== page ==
St. Stephen’s Church property — including South Hall, which the church is looking into potentially selling — lies within Ridgefield’s Historic District, affording considerable protections against any plans a future owner might have that involve altering the building’s historic look, or demolishing it.
“St. Stephens is definitely in the Ridgefield Historic District, and it’s under the purview of Historic District Commission,” said Dan O’Brien, chairman of the Historic District Commission.
O’Brien noted that state statute 8-30g, which can be used to circumvent local zoning’s density limits, doesn’t nullify the historic district’s protections for the appearance of a building.
“... 8-30g, they can override P&Z, zoning ordinances,” O’Brien said, “but they’re still subject to state statutes under the Historic District Commission, which means they’d need to apply for a certificate of appropriateness from the Historic District Commission for any type of demolition or any type of building of new structures. or alterations to existing structures.”
But he added that the Historic District governs what buildings look like, not what they’re used for — it doesn’t matter if a property is to be used as a single-family house, apartments, affordable housing, or some commercial uses. All that is zoning, not a historic district question.
“Being in a historic district doesn’t prohibit affordable housing being built,” O’Brien said.
“Intended use isn’t something we would enquire about with any property owner, nor would it enter into a decision.”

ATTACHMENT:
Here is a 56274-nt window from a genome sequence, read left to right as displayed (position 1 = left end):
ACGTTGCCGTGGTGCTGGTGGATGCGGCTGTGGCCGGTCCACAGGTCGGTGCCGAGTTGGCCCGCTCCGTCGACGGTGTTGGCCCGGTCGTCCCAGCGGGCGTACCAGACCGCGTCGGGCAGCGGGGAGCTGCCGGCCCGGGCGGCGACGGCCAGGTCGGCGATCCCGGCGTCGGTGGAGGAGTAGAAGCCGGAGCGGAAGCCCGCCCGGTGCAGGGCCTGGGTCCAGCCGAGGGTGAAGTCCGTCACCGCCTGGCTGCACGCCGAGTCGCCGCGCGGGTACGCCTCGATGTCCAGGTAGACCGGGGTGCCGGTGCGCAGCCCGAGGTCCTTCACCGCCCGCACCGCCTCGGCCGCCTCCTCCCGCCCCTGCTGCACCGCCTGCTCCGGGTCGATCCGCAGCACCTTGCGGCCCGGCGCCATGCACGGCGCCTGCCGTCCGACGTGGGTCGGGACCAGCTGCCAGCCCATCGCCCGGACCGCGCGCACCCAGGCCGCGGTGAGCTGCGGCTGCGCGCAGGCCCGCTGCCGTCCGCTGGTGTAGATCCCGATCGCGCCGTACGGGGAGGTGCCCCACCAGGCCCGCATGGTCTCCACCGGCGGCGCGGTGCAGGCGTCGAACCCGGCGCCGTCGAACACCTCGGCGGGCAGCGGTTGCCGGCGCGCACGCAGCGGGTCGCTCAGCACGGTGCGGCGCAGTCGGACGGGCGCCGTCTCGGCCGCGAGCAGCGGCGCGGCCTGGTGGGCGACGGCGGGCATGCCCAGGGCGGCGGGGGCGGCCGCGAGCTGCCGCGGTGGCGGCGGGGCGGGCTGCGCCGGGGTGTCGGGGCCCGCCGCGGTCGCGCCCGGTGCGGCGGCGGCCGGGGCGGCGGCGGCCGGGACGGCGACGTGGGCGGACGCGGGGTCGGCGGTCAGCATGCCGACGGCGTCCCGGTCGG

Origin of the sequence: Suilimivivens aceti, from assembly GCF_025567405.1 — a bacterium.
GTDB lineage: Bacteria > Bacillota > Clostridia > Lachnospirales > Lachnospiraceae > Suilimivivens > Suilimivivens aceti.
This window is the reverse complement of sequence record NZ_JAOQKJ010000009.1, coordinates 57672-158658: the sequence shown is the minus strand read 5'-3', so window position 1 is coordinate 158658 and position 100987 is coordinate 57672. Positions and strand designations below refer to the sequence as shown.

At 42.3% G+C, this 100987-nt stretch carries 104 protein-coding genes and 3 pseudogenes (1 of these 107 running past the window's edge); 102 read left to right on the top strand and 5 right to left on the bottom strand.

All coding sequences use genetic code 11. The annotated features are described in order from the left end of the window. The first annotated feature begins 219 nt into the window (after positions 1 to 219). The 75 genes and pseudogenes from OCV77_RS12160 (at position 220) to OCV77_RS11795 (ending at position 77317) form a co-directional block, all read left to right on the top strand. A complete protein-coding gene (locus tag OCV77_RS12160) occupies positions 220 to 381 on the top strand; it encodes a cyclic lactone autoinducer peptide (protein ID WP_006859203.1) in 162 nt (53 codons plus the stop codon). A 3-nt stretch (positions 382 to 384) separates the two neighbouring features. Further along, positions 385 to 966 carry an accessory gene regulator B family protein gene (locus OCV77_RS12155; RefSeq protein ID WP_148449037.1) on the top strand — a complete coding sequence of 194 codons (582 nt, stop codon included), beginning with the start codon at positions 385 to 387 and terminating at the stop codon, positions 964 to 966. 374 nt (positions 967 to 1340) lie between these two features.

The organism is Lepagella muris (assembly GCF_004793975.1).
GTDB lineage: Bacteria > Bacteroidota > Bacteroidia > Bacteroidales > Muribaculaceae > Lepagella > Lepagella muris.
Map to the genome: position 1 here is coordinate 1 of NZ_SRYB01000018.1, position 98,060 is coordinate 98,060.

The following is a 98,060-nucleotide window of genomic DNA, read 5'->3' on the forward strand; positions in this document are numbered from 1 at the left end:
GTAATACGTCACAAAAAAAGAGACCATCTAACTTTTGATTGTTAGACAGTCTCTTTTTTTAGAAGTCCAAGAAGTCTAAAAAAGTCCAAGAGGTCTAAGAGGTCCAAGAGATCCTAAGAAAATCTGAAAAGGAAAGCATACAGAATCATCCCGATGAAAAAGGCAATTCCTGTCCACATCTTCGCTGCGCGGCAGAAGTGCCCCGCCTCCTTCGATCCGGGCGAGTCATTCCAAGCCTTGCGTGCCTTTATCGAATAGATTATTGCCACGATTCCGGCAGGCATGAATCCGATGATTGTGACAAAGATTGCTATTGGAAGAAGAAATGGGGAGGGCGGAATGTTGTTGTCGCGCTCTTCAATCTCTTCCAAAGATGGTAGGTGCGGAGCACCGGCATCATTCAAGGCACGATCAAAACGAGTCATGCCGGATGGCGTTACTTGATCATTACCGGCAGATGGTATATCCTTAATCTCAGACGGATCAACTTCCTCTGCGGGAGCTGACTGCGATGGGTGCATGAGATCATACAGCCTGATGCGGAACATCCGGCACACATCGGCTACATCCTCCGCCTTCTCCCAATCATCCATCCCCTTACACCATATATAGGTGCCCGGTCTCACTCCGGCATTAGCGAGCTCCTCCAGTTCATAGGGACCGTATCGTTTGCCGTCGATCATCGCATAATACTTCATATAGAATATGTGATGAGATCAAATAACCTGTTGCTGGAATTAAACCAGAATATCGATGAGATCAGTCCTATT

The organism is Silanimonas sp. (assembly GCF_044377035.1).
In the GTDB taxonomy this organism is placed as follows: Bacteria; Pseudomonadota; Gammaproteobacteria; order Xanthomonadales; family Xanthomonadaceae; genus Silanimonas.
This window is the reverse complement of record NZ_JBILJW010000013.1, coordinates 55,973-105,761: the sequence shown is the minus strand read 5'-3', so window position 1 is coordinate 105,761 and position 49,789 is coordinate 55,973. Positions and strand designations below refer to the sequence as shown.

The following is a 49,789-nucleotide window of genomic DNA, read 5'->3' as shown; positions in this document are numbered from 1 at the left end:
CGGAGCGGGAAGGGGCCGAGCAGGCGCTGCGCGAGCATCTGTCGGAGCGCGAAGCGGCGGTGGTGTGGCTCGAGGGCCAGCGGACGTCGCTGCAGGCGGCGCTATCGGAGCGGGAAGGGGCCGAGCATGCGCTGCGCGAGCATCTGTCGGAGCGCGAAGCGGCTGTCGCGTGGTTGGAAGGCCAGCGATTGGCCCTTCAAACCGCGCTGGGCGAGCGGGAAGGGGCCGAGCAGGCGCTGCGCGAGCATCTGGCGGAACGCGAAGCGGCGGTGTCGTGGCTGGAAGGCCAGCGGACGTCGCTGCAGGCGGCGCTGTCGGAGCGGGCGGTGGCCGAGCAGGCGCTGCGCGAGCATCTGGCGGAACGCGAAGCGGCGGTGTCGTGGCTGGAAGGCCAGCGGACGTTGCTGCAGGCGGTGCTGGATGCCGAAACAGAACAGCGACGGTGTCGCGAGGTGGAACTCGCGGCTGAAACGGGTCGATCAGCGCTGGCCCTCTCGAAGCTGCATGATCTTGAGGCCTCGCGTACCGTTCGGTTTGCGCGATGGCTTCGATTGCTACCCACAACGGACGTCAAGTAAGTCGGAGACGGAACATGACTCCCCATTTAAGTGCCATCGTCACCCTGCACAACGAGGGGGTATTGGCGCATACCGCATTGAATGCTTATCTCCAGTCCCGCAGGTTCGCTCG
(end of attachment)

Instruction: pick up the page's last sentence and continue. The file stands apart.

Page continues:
But that doesn’t diminish the Historic District Commission’s authority over the appearance of structures within the districts.
The Town of Ridgefield’s website offers a little background on the Historic District Commission, and describes its authority under state statutes:
“The Commission was created in 1968 for the purpose of preserving the historic character of the homes and properties within Ridgefield’s Historic Districts. The Commission governs new construction, alterations, fences, walkways, lighting, signs, driveways, parking areas and other exterior structural features,” the town website says.
“No buildings within the Districts, which include garages, maintenance sheds and similar structures, may be altered or demolished without prior review and approval from the Commission.”
Ridgefield has two adjacent historic districts where the commission’s authority reigns. One is on either side of Main Street from St. Stephen’s and Lounsbury House south to the blinking light at Wilton Road West. The other is along High Ridge from King Lane south to West Lane, including Parley Lane and West Lane down to the fountain.
These are technically two districts, formed at different times, but the bleed into each other and essentially function as one, according to O’Brien.
There are also three standalone historic properties that have been put under the commission’s authority by prior property owners: 57 Rockwell Road, 75 Olmstead Lane and 37 Catoonah Street.
The town also has five more ceremonial historic districts that are recognized on either the state or national registers of historic places, but are not subject to official regulation by the Historic District Commission. These the Ridgebury, West Mountain, Titicus Hill, Weir Farm and Ridgefield Center historic districts.
St. Stephen’s pastor Whitney Altopp said Tuesday, June 18, that a possible sale of South Hall is still something that church leaders are looking into, and studying, but haven’t decided to pursue — a course that would require a decision by church vestry, a vote of the church or membership, and then permission from Episcopal Church diocesan authorities.
She confirmed that the church’s general membership has been invited to an informational meeting on the South Hall situation on Sunday, June 23, after the 9 a.m. worship service.